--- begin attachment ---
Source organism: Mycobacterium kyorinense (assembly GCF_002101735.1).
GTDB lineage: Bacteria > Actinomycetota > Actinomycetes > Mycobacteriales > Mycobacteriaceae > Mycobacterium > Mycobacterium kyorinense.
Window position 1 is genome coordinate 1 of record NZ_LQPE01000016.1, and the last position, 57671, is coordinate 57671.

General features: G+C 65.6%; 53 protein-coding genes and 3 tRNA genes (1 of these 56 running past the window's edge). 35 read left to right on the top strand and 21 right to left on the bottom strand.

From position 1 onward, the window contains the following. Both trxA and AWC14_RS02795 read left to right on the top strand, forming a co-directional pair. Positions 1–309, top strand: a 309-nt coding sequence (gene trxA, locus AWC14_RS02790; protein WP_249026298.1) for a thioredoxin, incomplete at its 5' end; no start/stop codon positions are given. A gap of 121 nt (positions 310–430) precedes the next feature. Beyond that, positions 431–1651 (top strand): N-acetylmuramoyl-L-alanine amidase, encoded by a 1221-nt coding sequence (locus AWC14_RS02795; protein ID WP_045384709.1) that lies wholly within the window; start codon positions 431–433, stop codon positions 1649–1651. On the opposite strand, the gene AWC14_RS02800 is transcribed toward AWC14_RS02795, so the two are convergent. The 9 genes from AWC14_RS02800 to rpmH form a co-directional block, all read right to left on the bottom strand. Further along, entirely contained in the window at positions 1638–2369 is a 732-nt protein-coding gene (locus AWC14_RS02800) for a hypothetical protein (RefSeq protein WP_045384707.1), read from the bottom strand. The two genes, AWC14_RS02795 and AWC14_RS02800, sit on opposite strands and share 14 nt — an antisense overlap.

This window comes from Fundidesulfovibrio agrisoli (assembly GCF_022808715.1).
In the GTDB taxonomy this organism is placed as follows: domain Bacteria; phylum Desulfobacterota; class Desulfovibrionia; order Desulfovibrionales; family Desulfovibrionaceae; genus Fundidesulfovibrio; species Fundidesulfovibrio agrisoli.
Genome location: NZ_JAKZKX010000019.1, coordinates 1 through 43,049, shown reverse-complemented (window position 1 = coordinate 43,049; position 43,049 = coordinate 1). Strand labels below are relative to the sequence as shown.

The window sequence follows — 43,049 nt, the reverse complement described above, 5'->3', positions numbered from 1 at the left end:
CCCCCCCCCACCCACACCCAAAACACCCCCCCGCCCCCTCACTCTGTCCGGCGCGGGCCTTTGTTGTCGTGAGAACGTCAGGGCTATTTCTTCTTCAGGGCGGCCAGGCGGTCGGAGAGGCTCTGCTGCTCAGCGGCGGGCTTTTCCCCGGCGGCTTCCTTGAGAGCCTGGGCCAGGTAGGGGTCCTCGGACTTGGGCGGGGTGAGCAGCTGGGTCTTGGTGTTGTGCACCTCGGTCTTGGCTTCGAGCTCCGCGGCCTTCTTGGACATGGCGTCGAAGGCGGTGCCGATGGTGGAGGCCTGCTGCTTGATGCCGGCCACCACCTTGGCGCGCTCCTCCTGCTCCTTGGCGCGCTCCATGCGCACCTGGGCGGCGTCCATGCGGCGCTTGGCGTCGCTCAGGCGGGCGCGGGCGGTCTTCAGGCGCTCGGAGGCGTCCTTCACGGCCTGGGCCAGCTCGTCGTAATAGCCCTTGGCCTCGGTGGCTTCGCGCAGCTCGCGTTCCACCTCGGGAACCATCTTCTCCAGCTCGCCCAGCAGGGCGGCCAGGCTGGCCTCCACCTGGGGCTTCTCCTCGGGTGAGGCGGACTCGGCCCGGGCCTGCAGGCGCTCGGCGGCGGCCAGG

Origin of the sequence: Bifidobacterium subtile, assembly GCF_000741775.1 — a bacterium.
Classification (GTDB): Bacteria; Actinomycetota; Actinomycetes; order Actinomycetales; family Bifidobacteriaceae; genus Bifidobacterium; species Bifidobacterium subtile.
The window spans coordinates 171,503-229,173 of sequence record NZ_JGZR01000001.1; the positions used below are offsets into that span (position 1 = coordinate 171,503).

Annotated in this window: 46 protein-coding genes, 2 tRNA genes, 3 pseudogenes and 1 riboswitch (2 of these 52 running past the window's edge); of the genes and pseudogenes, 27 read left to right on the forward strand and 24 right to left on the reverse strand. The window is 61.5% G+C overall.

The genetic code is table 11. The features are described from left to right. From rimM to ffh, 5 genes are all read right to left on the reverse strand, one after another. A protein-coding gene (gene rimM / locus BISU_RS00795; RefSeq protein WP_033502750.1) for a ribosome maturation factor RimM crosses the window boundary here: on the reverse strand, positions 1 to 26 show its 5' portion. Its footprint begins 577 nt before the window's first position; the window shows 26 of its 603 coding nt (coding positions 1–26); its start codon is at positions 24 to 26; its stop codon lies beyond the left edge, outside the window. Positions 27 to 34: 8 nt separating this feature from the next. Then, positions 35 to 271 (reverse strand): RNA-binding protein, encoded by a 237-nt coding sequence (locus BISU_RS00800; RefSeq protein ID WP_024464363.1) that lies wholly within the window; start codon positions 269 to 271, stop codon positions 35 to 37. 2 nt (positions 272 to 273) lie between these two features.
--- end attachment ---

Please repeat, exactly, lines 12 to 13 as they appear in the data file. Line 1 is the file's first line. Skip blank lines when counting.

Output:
Classification (GTDB): Bacteria; Actinomycetota; Actinomycetes; order Actinomycetales; family Bifidobacteriaceae; genus Bifidobacterium; species Bifidobacterium subtile.
The window spans coordinates 171,503-229,173 of sequence record NZ_JGZR01000001.1; the positions used below are offsets into that span (position 1 = coordinate 171,503).